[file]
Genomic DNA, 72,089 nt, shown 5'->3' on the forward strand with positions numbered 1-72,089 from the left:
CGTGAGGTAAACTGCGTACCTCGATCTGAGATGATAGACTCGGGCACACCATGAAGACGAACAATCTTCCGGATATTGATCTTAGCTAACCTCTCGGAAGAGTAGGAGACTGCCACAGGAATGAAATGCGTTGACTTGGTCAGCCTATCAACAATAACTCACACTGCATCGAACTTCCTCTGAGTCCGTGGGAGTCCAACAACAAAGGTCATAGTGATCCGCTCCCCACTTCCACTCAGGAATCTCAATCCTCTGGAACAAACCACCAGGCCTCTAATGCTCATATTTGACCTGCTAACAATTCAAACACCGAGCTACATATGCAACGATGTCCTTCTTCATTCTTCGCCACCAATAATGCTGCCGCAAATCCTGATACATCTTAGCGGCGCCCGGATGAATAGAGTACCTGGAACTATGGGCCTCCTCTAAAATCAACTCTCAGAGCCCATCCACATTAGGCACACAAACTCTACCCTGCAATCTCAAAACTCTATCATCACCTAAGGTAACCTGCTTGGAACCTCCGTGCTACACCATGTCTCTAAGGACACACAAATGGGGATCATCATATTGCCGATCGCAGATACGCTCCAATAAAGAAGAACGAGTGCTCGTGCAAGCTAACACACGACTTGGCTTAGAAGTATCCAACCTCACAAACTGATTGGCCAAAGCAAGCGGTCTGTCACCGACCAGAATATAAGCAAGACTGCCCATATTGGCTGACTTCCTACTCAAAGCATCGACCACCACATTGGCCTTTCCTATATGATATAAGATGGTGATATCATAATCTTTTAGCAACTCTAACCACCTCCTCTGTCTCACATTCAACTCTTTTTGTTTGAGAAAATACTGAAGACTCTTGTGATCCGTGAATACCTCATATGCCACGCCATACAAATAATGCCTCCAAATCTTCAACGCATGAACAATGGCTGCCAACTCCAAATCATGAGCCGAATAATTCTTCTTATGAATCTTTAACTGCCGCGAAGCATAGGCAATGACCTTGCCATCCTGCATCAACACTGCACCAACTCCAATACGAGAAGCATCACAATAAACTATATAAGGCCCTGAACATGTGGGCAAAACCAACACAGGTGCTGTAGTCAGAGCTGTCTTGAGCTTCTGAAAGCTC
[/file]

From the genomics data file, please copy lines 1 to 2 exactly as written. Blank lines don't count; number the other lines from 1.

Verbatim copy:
Genomic DNA, 72,089 nt, shown 5'->3' on the forward strand with positions numbered 1-72,089 from the left:
CGTGAGGTAAACTGCGTACCTCGATCTGAGATGATAGACTCGGGCACACCATGAAGACGAACAATCTTCCGGATATTGATCTTAGCTAACCTCTCGGAAGAGTAGGAGACTGCCACAGGAATGAAATGCGTTGACTTGGTCAGCCTATCAACAATAACTCACACTGCATCGAACTTCCTCTGAGTCCGTGGGAGTCCAACAACAAAGGTCATAGTGATCCGCTCCCCACTTCCACTCAGGAATCTCAATCCTCTGGAACAAACCACCAGGCCTCTAATGCTCATATTTGACCTGCTAACAATTCAAACACCGAGCTACATATGCAACGATGTCCTTCTTCATTCTTCGCCACCAATAATGCTGCCGCAAATCCTGATACATCTTAGCGGCGCCCGGATGAATAGAGTACCTGGAACTATGGGCCTCCTCTAAAATCAACTCTCAGAGCCCATCCACATTAGGCACACAAACTCTACCCTGCAATCTCAAAACTCTATCATCACCTAAGGTAACCTGCTTGGAACCTCCGTGCTACACCATGTCTCTAAGGACACACAAATGGGGATCATCATATTGCCGATCGCAGATACGCTCCAATAAAGAAGAACGAGTGCTCGTGCAAGCTAACACACGACTTGGCTTAGAAGTATCCAACCTCACAAACTGATTGGCCAAAGCAAGCGGTCTGTCACCGACCAGAATATAAGCAAGACTGCCCATATTGGCTGACTTCCTACTCAAAGCATCGACCACCACATTGGCCTTTCCTATATGATATAAGATGGTGATATCATAATCTTTTAGCAACTCTAACCACCTCCTCTGTCTCACATTCAACTCTTTTTGTTTGAGAAAATACTGAAGACTCTTGTGATCCGTGAATACCTCATATGCCACGCCATACAAATAATGCCTCCAAATCTTCAACGCATGAACAATGGCTGCCAACTCCAAATCATGAGCCGAATAATTCTTCTTATGAATCTTTAACTGCCGCGAAGCATAGGCAATGACCTTGCCATCCTGCATCAACACTGCACCAACTCCAATACGAGAAGCATCACAATAAACTATATAAGGCCCTGAACATGTGGGCAAAACCAACACAGGTGCTGTAGTCAGAGCTGTCTTGAGCTTCTGAAAGCTC